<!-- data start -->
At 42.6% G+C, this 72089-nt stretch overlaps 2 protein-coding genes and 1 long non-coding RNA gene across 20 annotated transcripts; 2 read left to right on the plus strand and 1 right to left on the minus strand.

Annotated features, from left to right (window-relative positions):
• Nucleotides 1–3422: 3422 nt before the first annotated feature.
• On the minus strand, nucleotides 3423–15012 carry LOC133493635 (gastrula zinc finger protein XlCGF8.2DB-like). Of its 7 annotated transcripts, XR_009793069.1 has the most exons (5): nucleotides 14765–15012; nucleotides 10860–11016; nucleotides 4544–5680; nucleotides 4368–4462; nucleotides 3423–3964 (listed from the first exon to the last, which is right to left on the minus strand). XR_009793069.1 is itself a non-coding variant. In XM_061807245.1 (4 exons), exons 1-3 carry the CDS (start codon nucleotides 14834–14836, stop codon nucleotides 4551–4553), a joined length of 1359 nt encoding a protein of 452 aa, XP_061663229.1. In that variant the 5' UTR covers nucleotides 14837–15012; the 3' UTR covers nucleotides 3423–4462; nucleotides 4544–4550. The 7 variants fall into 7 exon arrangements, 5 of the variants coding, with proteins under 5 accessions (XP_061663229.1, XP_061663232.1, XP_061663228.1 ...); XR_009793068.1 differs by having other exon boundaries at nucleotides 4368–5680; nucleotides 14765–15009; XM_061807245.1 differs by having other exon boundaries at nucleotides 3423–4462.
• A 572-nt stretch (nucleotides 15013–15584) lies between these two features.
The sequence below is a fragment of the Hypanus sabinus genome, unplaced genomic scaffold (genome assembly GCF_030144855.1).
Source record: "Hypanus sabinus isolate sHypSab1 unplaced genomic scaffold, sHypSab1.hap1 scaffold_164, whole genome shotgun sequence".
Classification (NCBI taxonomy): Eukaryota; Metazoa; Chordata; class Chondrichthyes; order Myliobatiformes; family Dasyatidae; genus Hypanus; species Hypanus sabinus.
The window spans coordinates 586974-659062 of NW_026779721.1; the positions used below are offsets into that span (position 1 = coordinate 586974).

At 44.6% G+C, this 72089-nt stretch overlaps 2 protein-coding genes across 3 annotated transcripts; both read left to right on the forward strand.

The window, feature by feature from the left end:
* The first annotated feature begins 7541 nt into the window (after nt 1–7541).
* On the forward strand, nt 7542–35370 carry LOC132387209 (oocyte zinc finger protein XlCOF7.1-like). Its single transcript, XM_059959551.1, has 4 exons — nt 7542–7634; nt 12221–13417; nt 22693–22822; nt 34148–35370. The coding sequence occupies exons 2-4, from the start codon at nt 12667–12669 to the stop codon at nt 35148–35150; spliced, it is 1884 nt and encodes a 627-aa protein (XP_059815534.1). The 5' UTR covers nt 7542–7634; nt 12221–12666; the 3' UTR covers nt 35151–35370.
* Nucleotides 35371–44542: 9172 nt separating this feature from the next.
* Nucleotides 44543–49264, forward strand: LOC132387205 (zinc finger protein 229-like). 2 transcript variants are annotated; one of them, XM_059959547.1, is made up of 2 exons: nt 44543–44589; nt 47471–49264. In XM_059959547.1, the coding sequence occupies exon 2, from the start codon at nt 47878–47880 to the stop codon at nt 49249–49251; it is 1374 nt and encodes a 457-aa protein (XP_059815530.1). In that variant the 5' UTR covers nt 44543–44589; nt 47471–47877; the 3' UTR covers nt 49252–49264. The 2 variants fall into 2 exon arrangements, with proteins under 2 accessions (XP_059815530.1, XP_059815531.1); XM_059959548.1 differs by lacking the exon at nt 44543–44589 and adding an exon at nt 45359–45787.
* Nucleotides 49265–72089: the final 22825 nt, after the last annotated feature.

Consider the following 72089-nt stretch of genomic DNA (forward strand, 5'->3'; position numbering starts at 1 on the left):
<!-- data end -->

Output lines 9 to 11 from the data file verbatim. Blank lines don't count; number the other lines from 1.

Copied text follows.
The window spans coordinates 586974-659062 of NW_026779721.1; the positions used below are offsets into that span (position 1 = coordinate 586974).

At 44.6% G+C, this 72089-nt stretch overlaps 2 protein-coding genes across 3 annotated transcripts; both read left to right on the forward strand.

The window, feature by feature from the left end: